Fred V. Grau, 88, an agronomist who was an authority on turf grasses and a consultant to various golf courses and similar enterprises, died of congestive heart failure Dec. 1 at Prince George's Hospital Center in Cheverly.

Dr. Grau, who lived in College Park, was a developer of crownvetch, a turf used on roadsides, and he was the founder and past president of Grasslyn Inc. of State College, Pa., which grows a variety of crownvetch.

While an official at the Department of Agriculture's Beltsville Agricultural Research Station from 1945 to 1951, he helped release both crownvetch and Meyer zoysia, a turf used on athletic fields and golf courses. Releasing is the process by which the Department of Agriculture certifies the establishment of a new variety of plant.

From 1951 until his death, Dr. Grau was a consultant to golf courses and other facilities that need turf and to such businesses as West Point Products, a turf grass machinery company.

Dr. Grau was a fellow of the American Association for the Advancement of Science and the American Society of Agronomy. He was a member of the Golf Course Superintendents Association of America, which twice gave him its Distinguished Service Award, the National Sports Turf Council and the Council of Agricultural Science and Technology. He was a founding member of the Musser Turf Grass Foundation and the Pennsylvania Turf Grass Council, which conferred on him its Distinguished Service Award.

Dr. Grau was born in Bennington, Neb. He graduated from the University of Nebraska and received master's and doctoral degrees in agronomy at the University of Maryland. From 1935 until he joined the staff of the Beltsville facility in 1945, he was an agricultural extension agent at what was then Pennsylvania State College in State College, Pa.

He received the University of Nebraska's alumni achievement award.

His first wife, the former Anne Bourne Fagan, died in 1968. His second wife, Frances Holyoke McCoy, died in 1976. Survivors include two children by his first marriage, Ellen Mentzer of Silver Spring and Fred V. Grau Jr. of State College; a sister, Edith Reynolds of Pensacola, Fla.; and six grandchildren.



Frank G. Hickerson, 65, a retired National Institutes of Health architect who was a founder of the Montgomery County-Pioneer Beep Softball League for the Blind, died Dec. 1 at his home in Beltsville after a heart attack.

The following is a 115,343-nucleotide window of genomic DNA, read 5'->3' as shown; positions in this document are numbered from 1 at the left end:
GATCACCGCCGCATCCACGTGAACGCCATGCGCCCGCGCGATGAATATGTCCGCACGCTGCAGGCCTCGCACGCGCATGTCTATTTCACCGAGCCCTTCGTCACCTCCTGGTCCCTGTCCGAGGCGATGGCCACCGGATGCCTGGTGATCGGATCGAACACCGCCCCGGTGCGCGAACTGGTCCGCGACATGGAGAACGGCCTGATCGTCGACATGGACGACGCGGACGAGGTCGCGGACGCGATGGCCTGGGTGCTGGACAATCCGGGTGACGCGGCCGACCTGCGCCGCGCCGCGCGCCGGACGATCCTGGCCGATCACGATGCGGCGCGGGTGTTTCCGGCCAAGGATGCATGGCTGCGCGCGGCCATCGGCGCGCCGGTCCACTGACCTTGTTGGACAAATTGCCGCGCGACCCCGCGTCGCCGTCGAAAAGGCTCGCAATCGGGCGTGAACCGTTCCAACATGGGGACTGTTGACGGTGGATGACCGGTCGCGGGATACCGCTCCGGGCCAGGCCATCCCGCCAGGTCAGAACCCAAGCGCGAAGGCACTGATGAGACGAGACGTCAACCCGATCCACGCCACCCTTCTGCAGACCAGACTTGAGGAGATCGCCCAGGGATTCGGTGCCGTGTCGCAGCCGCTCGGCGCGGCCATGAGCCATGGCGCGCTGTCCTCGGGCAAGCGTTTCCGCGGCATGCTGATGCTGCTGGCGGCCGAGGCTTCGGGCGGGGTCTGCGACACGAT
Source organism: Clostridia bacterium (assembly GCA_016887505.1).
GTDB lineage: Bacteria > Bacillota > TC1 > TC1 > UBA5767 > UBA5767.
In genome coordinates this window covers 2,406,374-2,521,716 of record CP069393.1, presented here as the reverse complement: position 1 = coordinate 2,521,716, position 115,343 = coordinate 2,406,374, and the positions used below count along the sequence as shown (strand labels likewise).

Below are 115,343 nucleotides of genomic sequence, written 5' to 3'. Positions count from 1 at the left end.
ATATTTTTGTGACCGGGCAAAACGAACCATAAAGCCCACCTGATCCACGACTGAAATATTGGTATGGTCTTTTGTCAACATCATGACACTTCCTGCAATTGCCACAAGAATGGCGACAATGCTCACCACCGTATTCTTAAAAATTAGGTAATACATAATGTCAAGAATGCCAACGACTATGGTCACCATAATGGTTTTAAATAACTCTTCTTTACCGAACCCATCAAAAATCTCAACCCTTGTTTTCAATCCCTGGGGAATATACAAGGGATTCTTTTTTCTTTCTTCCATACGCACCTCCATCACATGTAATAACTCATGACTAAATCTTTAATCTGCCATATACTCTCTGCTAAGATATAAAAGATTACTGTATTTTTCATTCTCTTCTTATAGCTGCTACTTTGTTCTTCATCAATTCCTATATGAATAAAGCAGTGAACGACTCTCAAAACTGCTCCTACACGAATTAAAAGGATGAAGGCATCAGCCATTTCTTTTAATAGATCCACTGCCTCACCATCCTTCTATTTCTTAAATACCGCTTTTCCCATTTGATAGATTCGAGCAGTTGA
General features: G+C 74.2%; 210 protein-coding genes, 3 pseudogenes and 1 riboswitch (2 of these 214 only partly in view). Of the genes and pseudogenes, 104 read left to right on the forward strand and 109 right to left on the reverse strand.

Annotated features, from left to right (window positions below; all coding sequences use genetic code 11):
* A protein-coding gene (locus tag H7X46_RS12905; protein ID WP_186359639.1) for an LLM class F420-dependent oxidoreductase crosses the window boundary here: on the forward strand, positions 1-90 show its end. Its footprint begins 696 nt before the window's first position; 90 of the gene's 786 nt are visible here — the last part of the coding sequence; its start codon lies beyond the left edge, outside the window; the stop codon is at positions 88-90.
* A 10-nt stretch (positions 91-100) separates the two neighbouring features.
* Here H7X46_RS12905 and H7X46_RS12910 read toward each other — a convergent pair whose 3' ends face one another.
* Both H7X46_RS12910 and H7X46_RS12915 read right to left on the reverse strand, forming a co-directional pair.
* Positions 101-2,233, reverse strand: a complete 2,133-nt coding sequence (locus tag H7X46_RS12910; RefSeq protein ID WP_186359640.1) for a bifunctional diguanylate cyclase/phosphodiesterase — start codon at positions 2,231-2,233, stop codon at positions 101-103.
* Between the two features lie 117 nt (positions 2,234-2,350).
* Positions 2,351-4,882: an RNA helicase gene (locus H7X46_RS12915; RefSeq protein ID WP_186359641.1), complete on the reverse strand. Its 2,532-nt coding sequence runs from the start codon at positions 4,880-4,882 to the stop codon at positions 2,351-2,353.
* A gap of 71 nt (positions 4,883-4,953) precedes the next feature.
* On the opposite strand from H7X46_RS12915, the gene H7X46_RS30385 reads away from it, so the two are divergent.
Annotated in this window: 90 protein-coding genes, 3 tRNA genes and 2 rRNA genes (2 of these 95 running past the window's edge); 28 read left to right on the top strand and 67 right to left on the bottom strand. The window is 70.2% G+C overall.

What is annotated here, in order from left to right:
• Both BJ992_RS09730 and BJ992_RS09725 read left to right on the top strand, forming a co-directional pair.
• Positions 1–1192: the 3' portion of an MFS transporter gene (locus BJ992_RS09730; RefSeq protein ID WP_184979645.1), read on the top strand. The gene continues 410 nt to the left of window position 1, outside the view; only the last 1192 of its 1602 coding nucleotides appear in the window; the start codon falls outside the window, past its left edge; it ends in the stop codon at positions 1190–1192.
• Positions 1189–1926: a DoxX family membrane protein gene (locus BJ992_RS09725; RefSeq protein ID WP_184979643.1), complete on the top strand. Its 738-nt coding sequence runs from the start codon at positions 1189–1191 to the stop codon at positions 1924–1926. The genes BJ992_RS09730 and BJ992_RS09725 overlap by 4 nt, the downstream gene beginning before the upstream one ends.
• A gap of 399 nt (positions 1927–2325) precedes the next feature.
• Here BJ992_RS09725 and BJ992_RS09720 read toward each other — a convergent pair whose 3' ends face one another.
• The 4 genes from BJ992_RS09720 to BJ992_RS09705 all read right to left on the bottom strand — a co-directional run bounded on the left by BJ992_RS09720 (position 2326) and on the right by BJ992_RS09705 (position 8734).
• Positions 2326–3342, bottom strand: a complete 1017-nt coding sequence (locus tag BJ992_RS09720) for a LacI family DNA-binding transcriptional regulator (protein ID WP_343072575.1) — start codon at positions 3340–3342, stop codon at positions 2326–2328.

He and his wife, Agnes, founded the Softball League in 1977. In Montgomery County, the game was played by placing a ball, which emitted a sound, on a special tee. After hitting the ball, the batter ran to bases that emitted beeping sounds.

Beep softball was developed in the 1970s by people who worked for Bell Telephone companies and belonged to the Telephone Pioneers of America. Mrs. Hickerson, a former switchboard operator and supervisor, belonged to the Pioneers. She died in 1988.

Mr. Hickerson was a native of New York City and a Navy veteran of World War II. He moved here in 1958 and graduated from the University of Maryland. He worked for NIH for 25 years before retiring in 1987.

Mr. Hickerson was the recipient of numerous community service awards and a 1982 Maryland Governor's Citation. He was a past president of the Montgomery County Baseball Association and had been active in the Calverton Recreation Council in Beltsville. He also had played Uncle Sam for a decade in the Calverton Fourth of July parade.



George J. Kandra, 71, a retired salesman for Crown Supply, a restaurant and institutional equipment firm, died of congestive heart failure Nov. 26 at Montgomery General Hospital.

Mr. Kandra, who lived in Silver Spring, was born in Taylor, Pa. He graduated from LaSalle College. He moved to Washington shortly before World War II and taught at St. John's College High School as a member of the Christian Brothers Order.

During World War II, he left the order to serve in the Army in Europe.

After the war, Mr. Kandra returned to Washington and taught at the Landon School for three years before becoming a salesman. He worked for Wyandotte Chemicals and other organizations before joining Crown Supply. He worked for the company for 16 years before retiring in 1984.

Survivors include his wife, Claire Kandra of Silver Spring; and two children, Karen Wenzel of Woodbine, N.J., and Gregory Kandra of Astoria, N.Y.


Freelance Photographer

Julia Anderson King, 74, a freelance photographer from 1946 to the early 1960s, died of a brain tumor Dec. 3 at Annapolis Medical Center. She lived in Cloverlea, Md.

Mrs. King was a news photographer who took pictures of political figures, television celebrities and others. Her photographs from Washington frequently appeared in Broadcasting magazine.

She was a native of Winston-Salem, N.C. From 1936 to 1946, she was a photographer for the Winston-Salem Journal and Sentinel and the Harrisburg (Pa.) Patriot and Evening News. She moved to Washington in 1946, when she married Arthur E. King, former managing editor of Broadcasting magazine.

They lived in New York from 1955 to 1960, then moved to Bethesda. Cloverlea had been their principal residence since 1970.

Mrs. King belonged to the Homemakers Club, Cassos of Anne Arundel County and Mayo Memorial United Methodist Church in Edgewater.

In addition to her husband, of Cloverlea, survivors include a brother, Bynum W. Anderson of Lumberton, N.C.


Area Resident

Anne M. Doetsch, 96, an area resident for the last seven years, died Nov. 24 at Greenbelt Nursing Center. She had Alzheimer's disease.

Mrs. Doetsch, who lived in Greenbelt, was a native of Chicago. She lived in Indiana and New Jersey before moving here.

Her husband, Roman J. Doetsch, died in 1981. Survivors include a son, Raymond M., of Beltsville; a daughter, Elinor King of Springfield, N.J.; five grandchildren; and seven great-grandchildren.